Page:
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ELECTION 2000
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Election 2000: The Leaders


Joe Clark: From Alberta to Nova Scotia and back

By ALLISON DUNFIELD
Globe and Mail Update

Once called a “noble failure” by Dalton Camp, former president of the national Progressive Conservative Party, Joe Clark has had a tumultuous ride as long-time member and leader of the party.

Joe Clark Mr. Clark, with his less-than-flashy approach to politics, has nonetheless maintained his presence in Canadian politics for two decades.

“I distrust words like vision and grand design,” he said in 1976 after he became national leader of the party.

And Mr. Clark has stayed true to that mantra throughout his career.

In a by-election Sept. 11, he won a 53-per-cent majority in the region of Kings-Hants in Wolfville, N.S. and returned to the House of Commons for the first time since 1993. He was elected party leader in November, 1998.

Mr. Clark's return to politics has been fraught with difficulty. Even on the day he should have been celebrating his by-election victory and Commons comeback, two of his MPs defected to the Liberal party.

He also lost a stream of federal Tories to the Alliance before Stockwell Day, now the Leader of the Official Opposition, won a by-election and a seat in the House of Commons.

Just a month ago, reports that former party president Peter Van Loan was canvassing to review Mr. Clark's leadership led to Mr. Van Loan's resignation and further turmoil within the party. Party vice-president Jacques Léger then took over.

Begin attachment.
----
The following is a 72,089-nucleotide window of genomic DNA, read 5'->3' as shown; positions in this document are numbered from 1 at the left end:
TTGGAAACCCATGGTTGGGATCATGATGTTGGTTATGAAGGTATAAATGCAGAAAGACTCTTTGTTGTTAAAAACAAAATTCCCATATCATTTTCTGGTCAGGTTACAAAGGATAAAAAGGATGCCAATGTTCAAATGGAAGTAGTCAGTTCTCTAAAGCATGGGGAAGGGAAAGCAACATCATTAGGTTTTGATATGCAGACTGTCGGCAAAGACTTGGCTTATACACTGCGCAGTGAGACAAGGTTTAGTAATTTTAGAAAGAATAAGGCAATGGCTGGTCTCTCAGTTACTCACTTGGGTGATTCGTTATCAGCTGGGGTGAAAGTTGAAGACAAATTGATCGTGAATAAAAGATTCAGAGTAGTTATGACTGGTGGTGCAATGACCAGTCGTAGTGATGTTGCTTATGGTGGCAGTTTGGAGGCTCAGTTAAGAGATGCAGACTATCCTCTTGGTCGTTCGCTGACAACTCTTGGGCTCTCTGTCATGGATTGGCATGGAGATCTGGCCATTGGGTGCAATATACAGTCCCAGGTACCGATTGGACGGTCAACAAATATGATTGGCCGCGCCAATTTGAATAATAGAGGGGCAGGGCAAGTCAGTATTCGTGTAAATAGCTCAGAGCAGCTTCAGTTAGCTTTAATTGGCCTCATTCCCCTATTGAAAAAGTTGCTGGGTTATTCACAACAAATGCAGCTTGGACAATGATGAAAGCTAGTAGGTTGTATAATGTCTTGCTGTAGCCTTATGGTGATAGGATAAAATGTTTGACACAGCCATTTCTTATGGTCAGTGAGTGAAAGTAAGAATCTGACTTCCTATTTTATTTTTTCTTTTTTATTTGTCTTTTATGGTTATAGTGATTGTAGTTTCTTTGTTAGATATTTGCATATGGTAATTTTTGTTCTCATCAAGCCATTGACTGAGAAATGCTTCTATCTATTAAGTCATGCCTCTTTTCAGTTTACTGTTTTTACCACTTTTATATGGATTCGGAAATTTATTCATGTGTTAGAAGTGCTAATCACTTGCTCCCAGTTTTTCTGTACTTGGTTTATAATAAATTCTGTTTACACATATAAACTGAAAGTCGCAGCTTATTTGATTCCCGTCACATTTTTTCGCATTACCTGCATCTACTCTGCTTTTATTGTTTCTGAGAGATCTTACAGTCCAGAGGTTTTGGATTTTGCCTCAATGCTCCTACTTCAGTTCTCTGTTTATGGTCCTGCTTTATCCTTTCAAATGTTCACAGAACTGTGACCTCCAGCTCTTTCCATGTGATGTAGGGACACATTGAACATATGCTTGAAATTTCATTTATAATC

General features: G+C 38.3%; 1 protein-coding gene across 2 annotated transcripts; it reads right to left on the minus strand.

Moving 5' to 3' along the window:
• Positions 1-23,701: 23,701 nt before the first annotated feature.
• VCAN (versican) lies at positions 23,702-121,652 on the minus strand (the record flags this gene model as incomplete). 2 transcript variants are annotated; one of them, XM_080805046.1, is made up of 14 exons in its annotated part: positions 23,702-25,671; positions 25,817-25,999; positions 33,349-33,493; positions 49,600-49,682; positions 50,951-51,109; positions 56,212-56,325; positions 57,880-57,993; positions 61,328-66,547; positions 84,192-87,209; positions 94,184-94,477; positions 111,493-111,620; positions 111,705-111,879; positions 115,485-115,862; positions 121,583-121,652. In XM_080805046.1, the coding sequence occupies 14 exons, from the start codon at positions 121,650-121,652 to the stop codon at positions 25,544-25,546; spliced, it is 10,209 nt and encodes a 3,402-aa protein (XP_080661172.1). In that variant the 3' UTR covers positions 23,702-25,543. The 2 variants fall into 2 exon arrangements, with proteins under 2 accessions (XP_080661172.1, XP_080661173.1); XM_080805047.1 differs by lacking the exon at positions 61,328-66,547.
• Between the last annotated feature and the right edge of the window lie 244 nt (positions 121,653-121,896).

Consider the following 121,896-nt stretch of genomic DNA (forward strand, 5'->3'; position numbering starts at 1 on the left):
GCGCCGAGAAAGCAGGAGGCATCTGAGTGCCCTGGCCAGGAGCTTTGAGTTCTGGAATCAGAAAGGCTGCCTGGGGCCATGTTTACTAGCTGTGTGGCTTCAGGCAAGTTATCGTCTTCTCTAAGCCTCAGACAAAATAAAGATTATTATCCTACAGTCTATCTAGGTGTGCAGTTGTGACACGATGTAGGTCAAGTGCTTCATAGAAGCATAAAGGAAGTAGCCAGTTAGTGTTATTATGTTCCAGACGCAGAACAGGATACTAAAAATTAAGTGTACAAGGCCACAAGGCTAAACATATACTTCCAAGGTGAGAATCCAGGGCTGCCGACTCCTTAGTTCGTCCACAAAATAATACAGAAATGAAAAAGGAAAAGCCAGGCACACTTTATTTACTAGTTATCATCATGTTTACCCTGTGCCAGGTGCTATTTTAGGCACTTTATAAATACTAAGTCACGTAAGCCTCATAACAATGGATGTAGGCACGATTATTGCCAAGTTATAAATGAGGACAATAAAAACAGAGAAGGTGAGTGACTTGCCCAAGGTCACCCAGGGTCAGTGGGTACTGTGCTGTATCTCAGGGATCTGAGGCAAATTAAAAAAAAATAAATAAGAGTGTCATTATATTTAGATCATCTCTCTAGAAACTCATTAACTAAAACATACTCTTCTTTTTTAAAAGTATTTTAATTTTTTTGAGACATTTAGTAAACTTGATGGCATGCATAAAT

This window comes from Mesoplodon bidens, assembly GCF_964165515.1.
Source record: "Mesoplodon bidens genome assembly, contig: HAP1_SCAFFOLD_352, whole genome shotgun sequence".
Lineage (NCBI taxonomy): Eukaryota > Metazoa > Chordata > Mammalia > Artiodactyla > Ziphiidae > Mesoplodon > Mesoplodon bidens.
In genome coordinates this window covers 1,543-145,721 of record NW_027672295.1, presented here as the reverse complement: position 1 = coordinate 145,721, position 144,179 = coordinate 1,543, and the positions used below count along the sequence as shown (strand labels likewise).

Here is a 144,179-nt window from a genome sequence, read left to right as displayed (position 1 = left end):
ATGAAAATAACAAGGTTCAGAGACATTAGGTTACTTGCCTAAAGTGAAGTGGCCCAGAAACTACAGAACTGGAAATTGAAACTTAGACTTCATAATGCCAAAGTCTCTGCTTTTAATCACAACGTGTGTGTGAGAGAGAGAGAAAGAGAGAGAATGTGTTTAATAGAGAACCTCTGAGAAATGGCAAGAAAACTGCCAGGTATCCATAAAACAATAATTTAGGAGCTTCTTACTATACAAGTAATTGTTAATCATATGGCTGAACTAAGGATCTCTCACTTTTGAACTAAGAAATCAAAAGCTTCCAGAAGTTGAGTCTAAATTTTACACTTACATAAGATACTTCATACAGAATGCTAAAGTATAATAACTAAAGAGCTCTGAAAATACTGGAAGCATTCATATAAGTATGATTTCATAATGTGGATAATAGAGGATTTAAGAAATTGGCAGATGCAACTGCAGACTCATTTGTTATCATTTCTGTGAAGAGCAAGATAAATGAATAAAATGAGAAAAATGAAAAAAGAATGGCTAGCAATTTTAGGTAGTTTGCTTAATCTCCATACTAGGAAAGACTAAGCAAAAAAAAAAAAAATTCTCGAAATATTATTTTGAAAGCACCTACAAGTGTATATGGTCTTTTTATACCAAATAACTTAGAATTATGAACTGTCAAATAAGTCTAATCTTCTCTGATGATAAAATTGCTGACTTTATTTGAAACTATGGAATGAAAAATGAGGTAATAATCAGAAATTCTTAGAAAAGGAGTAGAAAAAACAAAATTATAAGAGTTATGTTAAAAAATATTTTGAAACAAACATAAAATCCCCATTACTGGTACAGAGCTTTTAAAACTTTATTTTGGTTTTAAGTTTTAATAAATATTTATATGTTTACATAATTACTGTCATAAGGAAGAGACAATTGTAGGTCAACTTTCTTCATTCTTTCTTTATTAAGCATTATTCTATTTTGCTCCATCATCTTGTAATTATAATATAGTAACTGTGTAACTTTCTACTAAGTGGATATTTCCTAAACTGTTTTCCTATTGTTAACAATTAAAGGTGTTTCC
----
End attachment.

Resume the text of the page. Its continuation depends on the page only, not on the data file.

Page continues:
The party, now fifth in the House of Commons with 15 seats, has had a slow climb back from the fall of 1993, when it won only two seats from a majority of 169 under prime minister Kim Campbell.

Mr. Clark has already begun his election campaign for a federal election he deemed “expensive and unnecessary,” after attending a Tory nomination convention in New Brunswick Southwest Saturday.

“This is a $200-million expense that Canada doesn't need.”

Mr. Clark has hinted that the party's platform would include ending federal gun registration, eliminating the capital gains tax to stop the flow of professionals to the United States and ensuring that health care is properly funded.

Born June 5, 1939 in High River, Alta., as Charles Joseph, he studied at the University of Alberta, where he served as national president of the PC Student Federation.

Mr. Clark began his official career in politics in 1972 at age 32. He was elected MP for Rocky Mountain in Alberta, and won re-election five times.

He became national leader of the Progressive Conservative party in 1976. When the PCs won the 1979 elections, Mr. Clark became the youngest prime minister at age 39 - leading a minority government that he said he would govern like a majority. But his time at the top was short lived. His government was defeated on a budget vote, but Mr. Clark was confident he'd be re-elected.

In February, 1980, Mr. Clark, calling Canada a “community of communities,” was beaten in a general election by Pierre Trudeau and his Liberals.

He served in prime minister Brian Mulroney's cabinet for nine years as a senior minister, and decided not to run in 1993.

After he left politics, Mr. Clark wrote A Nation Too Good to Lose: Renewing the Purpose of Canada in 1994.

He also served as chairman of Calgary-based SMG Canada, which operates trade and convention centres in North America, and of CANOP International Resource Ventures Inc., an Alberta-based oil and gas company seeking resource opportunities in Africa.

In November, 1998, Mr. Clark was elected the leader of the Progressive Conservatives after a seven-year absence from politics. His rise came after the departure of then-leader Jean Charest to the Liberal party to become Opposition Liberal Leader of Quebec.

Mr. Clark owns a consulting firm, Joe Clark & Associates in Calgary, a joint venture with his wife, Maureen McTeer, an author and lawyer, and they have one daughter.



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Results Snapshot



MAJORITY = 151

Party E T
LIB 172 172
CA* 67 67
PC 12 12
BQ 38 38
NDP* 12 12
* Updated since recount:

For details, see:
National Results

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